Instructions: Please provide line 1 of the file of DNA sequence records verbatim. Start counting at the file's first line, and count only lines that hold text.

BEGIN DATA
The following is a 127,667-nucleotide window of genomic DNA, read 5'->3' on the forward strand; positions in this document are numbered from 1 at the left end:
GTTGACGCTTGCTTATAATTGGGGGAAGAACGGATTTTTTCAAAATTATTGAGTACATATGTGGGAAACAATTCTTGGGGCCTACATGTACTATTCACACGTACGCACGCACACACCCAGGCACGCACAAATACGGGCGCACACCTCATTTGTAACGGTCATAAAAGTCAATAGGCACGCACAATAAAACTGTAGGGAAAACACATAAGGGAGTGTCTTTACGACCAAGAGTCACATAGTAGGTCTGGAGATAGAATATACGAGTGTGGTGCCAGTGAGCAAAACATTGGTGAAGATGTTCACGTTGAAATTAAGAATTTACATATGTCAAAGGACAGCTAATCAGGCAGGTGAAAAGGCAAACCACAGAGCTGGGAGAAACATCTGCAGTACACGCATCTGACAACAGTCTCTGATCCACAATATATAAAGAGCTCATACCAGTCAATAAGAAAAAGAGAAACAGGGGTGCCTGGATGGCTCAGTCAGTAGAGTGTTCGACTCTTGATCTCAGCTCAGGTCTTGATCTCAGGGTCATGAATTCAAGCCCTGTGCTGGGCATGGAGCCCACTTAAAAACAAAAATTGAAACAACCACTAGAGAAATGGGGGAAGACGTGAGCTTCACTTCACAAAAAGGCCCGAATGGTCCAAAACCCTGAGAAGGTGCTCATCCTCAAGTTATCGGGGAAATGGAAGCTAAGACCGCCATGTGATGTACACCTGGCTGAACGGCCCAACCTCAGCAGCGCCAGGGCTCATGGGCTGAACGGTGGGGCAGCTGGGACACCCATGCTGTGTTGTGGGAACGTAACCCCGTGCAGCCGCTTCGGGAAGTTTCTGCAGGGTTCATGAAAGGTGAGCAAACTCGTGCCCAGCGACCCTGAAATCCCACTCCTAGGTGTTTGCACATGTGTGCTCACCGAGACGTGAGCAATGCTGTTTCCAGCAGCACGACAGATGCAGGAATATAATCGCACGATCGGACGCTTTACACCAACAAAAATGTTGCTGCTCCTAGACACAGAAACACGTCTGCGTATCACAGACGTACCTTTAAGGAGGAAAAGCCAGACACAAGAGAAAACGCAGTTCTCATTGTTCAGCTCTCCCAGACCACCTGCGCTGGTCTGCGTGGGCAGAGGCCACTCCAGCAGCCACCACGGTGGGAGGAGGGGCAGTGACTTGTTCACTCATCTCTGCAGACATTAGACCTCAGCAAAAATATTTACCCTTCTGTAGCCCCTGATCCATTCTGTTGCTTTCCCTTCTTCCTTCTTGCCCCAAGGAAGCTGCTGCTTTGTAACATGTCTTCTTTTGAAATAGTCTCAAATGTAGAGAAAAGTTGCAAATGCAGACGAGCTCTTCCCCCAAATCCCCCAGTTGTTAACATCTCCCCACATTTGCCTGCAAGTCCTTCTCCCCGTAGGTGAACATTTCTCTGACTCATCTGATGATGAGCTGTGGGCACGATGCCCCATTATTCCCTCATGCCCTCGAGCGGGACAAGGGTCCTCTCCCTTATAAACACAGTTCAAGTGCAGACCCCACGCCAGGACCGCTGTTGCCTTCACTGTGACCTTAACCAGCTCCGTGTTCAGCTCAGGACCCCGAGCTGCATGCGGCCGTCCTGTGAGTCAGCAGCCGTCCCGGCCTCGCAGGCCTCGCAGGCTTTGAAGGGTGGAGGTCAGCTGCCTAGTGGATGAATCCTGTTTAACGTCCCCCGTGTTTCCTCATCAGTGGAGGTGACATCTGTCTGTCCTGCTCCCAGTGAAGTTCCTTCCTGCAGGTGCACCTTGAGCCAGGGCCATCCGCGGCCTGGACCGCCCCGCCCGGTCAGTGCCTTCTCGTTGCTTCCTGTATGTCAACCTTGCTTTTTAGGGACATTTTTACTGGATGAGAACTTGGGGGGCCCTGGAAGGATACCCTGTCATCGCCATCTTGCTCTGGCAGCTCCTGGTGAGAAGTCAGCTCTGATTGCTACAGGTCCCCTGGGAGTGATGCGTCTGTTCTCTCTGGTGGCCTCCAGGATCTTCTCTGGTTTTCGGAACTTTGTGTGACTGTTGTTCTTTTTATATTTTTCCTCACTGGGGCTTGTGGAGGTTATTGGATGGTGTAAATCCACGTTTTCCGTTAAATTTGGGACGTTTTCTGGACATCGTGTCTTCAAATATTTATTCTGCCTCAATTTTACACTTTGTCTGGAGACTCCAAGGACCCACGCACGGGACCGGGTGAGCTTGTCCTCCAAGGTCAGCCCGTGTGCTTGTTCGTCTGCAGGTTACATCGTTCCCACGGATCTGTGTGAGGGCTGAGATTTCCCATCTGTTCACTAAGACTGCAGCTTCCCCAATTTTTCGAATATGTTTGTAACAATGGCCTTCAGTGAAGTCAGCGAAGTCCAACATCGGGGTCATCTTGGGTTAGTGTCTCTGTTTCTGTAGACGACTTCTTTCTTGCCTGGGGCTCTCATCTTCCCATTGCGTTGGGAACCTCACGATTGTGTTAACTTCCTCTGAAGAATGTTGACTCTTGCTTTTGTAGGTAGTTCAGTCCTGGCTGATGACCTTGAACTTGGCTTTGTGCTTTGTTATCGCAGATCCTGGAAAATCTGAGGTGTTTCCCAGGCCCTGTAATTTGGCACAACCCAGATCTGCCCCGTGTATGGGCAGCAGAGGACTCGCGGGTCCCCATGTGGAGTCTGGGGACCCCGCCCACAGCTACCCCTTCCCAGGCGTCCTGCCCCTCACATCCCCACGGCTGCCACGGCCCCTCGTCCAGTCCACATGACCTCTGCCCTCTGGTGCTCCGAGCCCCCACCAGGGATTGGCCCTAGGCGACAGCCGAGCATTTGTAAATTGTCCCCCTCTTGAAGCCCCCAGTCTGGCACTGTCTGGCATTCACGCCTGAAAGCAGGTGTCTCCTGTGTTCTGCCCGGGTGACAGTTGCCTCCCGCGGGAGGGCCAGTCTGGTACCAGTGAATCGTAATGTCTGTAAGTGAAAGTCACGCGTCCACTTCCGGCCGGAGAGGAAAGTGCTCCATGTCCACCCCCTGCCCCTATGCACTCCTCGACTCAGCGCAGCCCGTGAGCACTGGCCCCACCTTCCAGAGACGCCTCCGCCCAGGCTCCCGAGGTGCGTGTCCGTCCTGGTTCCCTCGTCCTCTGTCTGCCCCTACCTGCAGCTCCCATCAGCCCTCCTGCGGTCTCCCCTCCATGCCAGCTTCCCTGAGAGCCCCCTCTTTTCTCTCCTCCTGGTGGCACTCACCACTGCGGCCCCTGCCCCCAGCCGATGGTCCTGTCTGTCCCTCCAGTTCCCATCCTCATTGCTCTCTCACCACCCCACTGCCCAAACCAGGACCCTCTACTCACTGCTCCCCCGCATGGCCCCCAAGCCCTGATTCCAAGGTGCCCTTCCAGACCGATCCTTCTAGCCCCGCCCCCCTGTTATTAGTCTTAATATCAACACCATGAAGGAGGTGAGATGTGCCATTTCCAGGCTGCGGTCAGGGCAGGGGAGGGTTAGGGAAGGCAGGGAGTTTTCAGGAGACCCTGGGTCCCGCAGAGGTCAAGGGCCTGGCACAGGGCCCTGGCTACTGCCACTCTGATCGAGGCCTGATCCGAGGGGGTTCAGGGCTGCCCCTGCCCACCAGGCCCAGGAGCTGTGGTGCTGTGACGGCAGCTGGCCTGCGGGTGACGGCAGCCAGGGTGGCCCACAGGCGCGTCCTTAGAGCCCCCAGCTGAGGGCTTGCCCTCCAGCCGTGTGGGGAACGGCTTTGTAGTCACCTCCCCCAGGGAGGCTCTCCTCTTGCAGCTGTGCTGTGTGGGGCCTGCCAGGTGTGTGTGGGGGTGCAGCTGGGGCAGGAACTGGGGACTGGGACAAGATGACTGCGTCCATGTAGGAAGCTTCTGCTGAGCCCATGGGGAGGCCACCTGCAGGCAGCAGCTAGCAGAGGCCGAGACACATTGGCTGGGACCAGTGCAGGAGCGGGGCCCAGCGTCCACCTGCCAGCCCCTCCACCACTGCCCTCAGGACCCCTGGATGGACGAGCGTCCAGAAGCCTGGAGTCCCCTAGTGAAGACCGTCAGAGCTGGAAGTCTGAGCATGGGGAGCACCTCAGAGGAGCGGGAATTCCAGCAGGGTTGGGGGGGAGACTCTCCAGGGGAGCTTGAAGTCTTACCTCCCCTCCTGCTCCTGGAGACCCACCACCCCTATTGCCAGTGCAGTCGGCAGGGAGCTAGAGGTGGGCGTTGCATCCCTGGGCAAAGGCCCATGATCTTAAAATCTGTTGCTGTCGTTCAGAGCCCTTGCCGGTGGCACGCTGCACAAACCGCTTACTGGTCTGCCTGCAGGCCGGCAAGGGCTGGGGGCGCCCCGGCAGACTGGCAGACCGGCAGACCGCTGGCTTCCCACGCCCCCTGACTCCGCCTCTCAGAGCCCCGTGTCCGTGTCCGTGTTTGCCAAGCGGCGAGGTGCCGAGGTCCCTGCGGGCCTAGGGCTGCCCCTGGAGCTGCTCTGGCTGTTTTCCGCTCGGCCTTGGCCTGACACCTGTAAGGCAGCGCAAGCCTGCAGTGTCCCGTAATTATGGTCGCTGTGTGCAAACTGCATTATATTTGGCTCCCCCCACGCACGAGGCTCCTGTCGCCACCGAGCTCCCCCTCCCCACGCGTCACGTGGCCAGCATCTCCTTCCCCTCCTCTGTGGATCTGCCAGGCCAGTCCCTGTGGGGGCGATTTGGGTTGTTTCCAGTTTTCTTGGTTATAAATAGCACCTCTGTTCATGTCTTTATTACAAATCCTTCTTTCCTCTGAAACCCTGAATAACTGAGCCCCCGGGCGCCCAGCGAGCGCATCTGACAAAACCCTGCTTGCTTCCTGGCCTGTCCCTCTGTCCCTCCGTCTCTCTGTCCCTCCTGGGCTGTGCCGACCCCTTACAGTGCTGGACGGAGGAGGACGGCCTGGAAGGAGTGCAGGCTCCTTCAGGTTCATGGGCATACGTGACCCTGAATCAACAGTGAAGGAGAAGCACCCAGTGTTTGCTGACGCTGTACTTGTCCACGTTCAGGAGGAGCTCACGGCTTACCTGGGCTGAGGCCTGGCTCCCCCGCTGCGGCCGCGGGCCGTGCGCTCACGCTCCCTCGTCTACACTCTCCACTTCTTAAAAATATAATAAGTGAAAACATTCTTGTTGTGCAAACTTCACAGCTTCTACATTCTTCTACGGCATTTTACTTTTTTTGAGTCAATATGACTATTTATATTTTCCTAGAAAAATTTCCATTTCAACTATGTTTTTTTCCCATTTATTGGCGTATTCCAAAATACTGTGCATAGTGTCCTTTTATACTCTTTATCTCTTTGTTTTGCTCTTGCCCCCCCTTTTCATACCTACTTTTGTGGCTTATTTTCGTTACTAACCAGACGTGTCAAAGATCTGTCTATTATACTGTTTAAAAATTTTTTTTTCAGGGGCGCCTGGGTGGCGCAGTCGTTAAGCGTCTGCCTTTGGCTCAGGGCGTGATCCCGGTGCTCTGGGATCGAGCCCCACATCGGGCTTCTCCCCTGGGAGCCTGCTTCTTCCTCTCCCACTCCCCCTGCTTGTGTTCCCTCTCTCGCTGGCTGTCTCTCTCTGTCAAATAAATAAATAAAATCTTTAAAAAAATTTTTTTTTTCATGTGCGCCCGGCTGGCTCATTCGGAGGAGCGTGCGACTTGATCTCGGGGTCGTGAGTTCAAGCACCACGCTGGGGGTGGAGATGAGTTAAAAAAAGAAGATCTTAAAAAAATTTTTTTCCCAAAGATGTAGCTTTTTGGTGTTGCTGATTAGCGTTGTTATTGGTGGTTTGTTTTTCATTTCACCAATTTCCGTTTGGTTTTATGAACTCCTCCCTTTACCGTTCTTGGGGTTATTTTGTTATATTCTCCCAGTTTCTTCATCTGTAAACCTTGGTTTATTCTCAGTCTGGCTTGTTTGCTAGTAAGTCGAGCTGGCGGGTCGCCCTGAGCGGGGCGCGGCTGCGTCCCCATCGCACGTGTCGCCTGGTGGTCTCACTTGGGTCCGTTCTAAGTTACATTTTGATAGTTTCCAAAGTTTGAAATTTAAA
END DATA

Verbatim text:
The following is a 127,667-nucleotide window of genomic DNA, read 5'->3' on the forward strand; positions in this document are numbered from 1 at the left end: